Awareness Heals…

by Rosalie Dores on 2nd September 2018

Many of you reading this blog post either have an established meditation practice or are considering developing one. There are an infinite variety of reasons, that we might choose to do this. Amongst these might be the wish to enhance quality of life, reduce stress and anxiety and/or to work with emotional or physical pain more skilfully. Little do we know, that when we embark on a sustained meditative practice, we are entering into a healing process. Zen teacher Henry Shukman speaks eloquently to the process of entering a mediative path and it’s healing potential:

‘All we know is that we have some kind of problem, conundrum, or quest, or unease, disquiet, angst, or whatever, and that it is driving our practice. We don’t know, and can’t know that the problem is in fact like the inverse shape, the negative space, of its own solution. The problem itself is all we need. Once we invert the process, and let our problem ‘win’ surrendering ourselves to it, it has a chance to show it’s true face – as the path of practice.’

The word ‘heal’ has it’s roots in the word ‘whole’. To heal is to recognise, and live fully into, ones innate wholeness. Warts and all. This isn’t something we do. Rather we provide the conditions within which this healing process can unfold. We set aside time to meditate. We create a space where we open to ourselves and our experience with an attitude of kindly curiosity. We rest in awareness, where the movements of ones heart – body – mind can be perceived more clearly. We get to know ourselves better. Zen master Dogen says:

‘Full moon at dawn.

Solitary, mid-sky

I saw myself completely

No part left out.’

All is seen and known in awareness. We see when the mind is projecting into the future or ruminating about the past. We know experientially bodily/emotional sensations. Awareness can include multiple experiences at the same time. As you read this, you might notice your sitting bones touching the support below you. You might also include sounds. Awareness can receive various stimulus simultaneously. It’s open and spacious and can include everything.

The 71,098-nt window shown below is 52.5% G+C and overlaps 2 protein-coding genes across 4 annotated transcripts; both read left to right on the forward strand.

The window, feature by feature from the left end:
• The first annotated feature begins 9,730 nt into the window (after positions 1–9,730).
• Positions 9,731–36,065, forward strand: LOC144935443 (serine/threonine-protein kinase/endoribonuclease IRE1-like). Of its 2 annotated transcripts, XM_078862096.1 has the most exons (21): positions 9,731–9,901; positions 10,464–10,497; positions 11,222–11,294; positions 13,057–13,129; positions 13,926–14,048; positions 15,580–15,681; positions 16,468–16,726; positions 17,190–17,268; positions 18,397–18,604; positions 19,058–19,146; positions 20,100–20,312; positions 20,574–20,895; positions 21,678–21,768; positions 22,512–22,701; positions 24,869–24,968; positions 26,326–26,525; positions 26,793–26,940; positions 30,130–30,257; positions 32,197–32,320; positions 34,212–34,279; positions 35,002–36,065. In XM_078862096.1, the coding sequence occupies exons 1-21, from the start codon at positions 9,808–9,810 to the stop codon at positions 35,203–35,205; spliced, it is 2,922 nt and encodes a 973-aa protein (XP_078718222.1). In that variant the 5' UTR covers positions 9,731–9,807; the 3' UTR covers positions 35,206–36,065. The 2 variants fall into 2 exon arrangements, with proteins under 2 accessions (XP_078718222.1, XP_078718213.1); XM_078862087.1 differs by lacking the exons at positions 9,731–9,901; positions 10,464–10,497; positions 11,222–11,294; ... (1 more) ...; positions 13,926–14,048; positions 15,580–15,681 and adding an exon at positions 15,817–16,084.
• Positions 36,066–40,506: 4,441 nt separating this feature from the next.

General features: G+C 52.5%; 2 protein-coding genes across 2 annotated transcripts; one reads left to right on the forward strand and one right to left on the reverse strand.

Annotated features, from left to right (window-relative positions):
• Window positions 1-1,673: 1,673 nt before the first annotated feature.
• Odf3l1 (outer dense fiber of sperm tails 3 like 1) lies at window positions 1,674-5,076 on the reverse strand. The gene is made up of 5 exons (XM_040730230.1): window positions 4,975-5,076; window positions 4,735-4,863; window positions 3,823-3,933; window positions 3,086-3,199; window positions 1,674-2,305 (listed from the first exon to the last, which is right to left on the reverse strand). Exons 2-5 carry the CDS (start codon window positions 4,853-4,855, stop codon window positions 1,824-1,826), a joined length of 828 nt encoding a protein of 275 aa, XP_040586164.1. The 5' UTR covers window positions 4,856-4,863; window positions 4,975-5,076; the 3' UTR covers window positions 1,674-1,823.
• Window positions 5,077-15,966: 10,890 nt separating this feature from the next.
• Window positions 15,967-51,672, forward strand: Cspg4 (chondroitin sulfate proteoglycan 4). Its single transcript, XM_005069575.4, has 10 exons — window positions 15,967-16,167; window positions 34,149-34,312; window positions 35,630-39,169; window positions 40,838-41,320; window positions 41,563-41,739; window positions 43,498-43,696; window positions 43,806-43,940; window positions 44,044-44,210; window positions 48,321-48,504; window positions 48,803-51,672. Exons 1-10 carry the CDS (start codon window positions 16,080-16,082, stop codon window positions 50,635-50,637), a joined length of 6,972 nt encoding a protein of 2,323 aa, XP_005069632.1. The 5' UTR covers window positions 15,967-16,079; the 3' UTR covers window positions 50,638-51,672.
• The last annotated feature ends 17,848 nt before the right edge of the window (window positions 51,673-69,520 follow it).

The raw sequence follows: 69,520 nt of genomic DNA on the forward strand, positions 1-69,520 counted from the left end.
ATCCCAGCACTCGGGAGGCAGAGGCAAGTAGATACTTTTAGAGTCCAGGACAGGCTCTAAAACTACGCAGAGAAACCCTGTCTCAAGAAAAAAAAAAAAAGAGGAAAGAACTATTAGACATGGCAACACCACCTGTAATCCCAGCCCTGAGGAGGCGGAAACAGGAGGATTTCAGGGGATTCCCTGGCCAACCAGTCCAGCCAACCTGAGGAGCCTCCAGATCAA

Often, when people learn to meditate, they aim for a particular state of mind. This agenda gets in the way of being with experience the way it is. It’s preferential, liking this, not liking that. Meditation isn’t about getting anything, being anyone in particular, or going anywhere special. Meditating is mostly about letting-go, and letting-be. Letting-go of agendas about the future and the past, about the meditation practice itself. Letting-go can be both active and inactive. Active letting-go notices that the mind is caught in thinking and guides the attention, patiently, to the breath or some other object of meditation. Inactive letting-go is a surrender of control. It is simply being, receiving experience without needing to ‘do’ anything with it. Allowing the river of life to move through.

We rest in awareness of unfolding experience. This is what Social Scientist Stephen Stanley describes as ‘intimate distance.’ We perceive what is happening to, and through, us, without identifying or clinging to it. A common metaphor used to describe this awareness is that of an open-sky. The thoughts, emotions-bodily sensations, sounds moving through awareness like clouds. Poet, Rainer Marie Rilke puts it this way:

‘Ah, not to be cut off,

not through the slightest partition

shut out from the law of the stars.

The inner – what is it?

If not intensified sky,

hurled through with birds

and deep with the winds of homecoming.’